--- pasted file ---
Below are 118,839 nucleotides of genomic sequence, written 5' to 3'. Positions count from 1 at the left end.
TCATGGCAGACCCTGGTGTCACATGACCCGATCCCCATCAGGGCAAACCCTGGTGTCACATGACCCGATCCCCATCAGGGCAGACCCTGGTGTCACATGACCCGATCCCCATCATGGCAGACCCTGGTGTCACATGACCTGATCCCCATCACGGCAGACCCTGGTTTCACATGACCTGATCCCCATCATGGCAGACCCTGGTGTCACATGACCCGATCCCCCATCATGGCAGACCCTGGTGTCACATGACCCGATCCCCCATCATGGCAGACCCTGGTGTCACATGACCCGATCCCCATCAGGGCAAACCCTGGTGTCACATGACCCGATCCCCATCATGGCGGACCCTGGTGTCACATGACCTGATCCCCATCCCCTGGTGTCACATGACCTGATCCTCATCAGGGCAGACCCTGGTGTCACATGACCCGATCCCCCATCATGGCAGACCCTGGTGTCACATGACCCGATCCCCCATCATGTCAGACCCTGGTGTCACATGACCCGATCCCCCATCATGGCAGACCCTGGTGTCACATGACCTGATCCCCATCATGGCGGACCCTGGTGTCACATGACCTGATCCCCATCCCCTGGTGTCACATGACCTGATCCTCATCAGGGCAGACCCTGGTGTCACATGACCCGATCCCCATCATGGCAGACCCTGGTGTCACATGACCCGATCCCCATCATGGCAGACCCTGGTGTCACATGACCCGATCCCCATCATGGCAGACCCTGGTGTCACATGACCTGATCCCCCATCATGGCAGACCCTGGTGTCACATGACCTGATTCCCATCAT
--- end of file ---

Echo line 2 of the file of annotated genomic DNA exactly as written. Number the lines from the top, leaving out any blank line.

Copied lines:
TCATGGCAGACCCTGGTGTCACATGACCCGATCCCCATCAGGGCAAACCCTGGTGTCACATGACCCGATCCCCATCAGGGCAGACCCTGGTGTCACATGACCCGATCCCCATCATGGCAGACCCTGGTGTCACATGACCTGATCCCCATCACGGCAGACCCTGGTTTCACATGACCTGATCCCCATCATGGCAGACCCTGGTGTCACATGACCCGATCCCCCATCATGGCAGACCCTGGTGTCACATGACCCGATCCCCCATCATGGCAGACCCTGGTGTCACATGACCCGATCCCCATCAGGGCAAACCCTGGTGTCACATGACCCGATCCCCATCATGGCGGACCCTGGTGTCACATGACCTGATCCCCATCCCCTGGTGTCACATGACCTGATCCTCATCAGGGCAGACCCTGGTGTCACATGACCCGATCCCCCATCATGGCAGACCCTGGTGTCACATGACCCGATCCCCCATCATGTCAGACCCTGGTGTCACATGACCCGATCCCCCATCATGGCAGACCCTGGTGTCACATGACCTGATCCCCATCATGGCGGACCCTGGTGTCACATGACCTGATCCCCATCCCCTGGTGTCACATGACCTGATCCTCATCAGGGCAGACCCTGGTGTCACATGACCCGATCCCCATCATGGCAGACCCTGGTGTCACATGACCCGATCCCCATCATGGCAGACCCTGGTGTCACATGACCCGATCCCCATCATGGCAGACCCTGGTGTCACATGACCTGATCCCCCATCATGGCAGACCCTGGTGTCACATGACCTGATTCCCATCAT